The Federal Circuit disagreed for several reasons.

PTO Rules

35 USC § 119(e) and 120 both require a “specific reference” to the earlier filed patent application.

37 CRF § 1.78 explains that a “specific reference” to the priority patent application must reference (1) its serial number and (2) the relationship between the earlier and later filed patent applications.

The priority claim listed above did not have the two components mentioned in 37 CRF § 1.78.

The patent owner characterized their failure to follow these rules as more attributable to a failure to follow hypertechnical rules.  The Federal Circuit did not take kindly to the patent owner’s characterization of these rules as hypertechnical and instead characterized these rules as satisfying an important notice function to anyone that might want to research the claim of priority in a patent family without much effort.

Incorporation by reference

Information can be incorporated into a patent application if the information is essential or nonessential information.

“Essential material” is defined as material “that is necessary to:” (1) provide a written description of the claimed invention as required by the first paragraph of 35 U.S.C. § 112; (2) describe the claimed invention as required by the second paragraph of § 112; or (3) describe the structure, material, or acts that correspond to a claimed means or step for performing a specified function as required by the sixth paragraph of § 112. Id. Accordingly, “essential material” is expressly defined as material necessary to meet the requirements of § 112.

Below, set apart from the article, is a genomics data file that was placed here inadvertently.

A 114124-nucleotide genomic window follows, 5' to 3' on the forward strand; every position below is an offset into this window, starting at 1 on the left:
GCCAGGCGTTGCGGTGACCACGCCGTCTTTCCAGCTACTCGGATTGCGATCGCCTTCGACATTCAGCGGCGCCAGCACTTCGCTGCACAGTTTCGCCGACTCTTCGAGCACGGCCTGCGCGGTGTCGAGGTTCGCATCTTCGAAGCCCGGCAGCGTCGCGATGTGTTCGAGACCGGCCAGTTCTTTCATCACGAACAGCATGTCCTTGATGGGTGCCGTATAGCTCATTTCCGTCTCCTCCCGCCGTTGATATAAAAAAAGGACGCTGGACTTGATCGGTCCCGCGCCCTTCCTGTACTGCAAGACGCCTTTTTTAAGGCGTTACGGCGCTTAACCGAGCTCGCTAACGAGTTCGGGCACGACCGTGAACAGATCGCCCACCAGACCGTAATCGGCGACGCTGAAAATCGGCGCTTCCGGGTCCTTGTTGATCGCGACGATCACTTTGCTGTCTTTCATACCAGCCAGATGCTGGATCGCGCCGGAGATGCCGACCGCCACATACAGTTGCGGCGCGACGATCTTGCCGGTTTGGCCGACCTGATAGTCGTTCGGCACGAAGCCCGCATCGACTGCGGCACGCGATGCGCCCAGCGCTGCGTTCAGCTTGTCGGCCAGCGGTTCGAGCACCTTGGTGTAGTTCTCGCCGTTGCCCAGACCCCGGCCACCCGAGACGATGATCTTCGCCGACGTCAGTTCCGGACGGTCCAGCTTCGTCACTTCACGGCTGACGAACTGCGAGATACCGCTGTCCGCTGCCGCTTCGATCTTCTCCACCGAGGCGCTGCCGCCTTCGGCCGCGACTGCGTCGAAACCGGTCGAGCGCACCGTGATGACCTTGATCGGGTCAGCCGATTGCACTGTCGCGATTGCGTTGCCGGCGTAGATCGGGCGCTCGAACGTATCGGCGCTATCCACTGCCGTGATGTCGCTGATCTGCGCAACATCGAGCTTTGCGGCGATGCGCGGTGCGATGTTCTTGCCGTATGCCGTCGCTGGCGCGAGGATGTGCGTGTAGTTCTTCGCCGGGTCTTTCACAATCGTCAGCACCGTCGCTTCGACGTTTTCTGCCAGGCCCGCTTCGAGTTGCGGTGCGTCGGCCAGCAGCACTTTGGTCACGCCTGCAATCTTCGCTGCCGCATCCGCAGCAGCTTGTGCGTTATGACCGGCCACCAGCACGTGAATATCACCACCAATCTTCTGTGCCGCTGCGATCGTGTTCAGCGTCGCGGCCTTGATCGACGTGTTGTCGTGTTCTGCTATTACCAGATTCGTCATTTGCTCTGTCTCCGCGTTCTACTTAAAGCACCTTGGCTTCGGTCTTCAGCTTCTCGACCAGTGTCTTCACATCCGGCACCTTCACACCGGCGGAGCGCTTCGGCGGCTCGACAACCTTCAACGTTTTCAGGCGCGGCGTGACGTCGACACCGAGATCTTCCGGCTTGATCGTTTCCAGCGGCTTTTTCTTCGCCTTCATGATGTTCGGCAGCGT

The MPEP defines “nonessential material” as “subject matter referred to for purposes of indicating the background of the invention or illustrating the state of the art.” MPEP § 608.01(p) I.A. The MPEP also explains that claim amendments during prosecution can transform nonessential material into essential material, triggering a § 112 rejection if the DROPLETS, INC. v. E*TRADE BANK 17 incorporation fails to satisfy § 1.57(c).

Simply put, both categories of information can incorporate information for the purposes of satisfying Section 112 (e.g., written description requirement), not Section 120 (e.g., claim of priority).

Thus, the claim of priority found in the 838 patent could not be the type that can be incorporated in by reference into the 115 patent.

The Federal Circuit found that the 115 patent was not entitled to the priority date of the 917 provisional, and affirmed a finding that the claims were invalid based on the published Franco PCT application.

Ramifications

Upon filing a patent application, the USPTO mails a filing receipt.  The domestic and foreign claim of priority is stated and should be checked to make sure that it reflects the claim of priority that the inventor intends.  Otherwise, the patent owner may not be able to cure the defect when trying to sue an infringer after it issues as a patent.  If it can be fixed after it matures into a patent, the costs are much higher than the costs to fix while the patent application is still pending.

When reviewing a patent for a noninfringement opinion, do not assume that the prosecution was done properly.  As discussed in this case, even though the 115 did not claim priority back to the Franco PCT, the examiner did not use the Franco PCT which would be the best prior art reference against the 115 because presumably at least certain portions were identical to each other.

The Author

James Yang

James Yang is a patent attorney and helps inventors and mid-sized businesses secure intellectual property protection for their inventions. He also publishes articles relating to the patent system at OC Patent Lawyer and is a a principal at Stetina Brunda Garred and Brucker.

Warning & Disclaimer: The pages, articles and comments on IPWatchdog.com do not constitute legal advice, nor do they create any attorney-client relationship. The articles published express the personal opinion and views of the author and should not be attributed to the author’s employer, clients or the sponsors of IPWatchdog.com. Read more.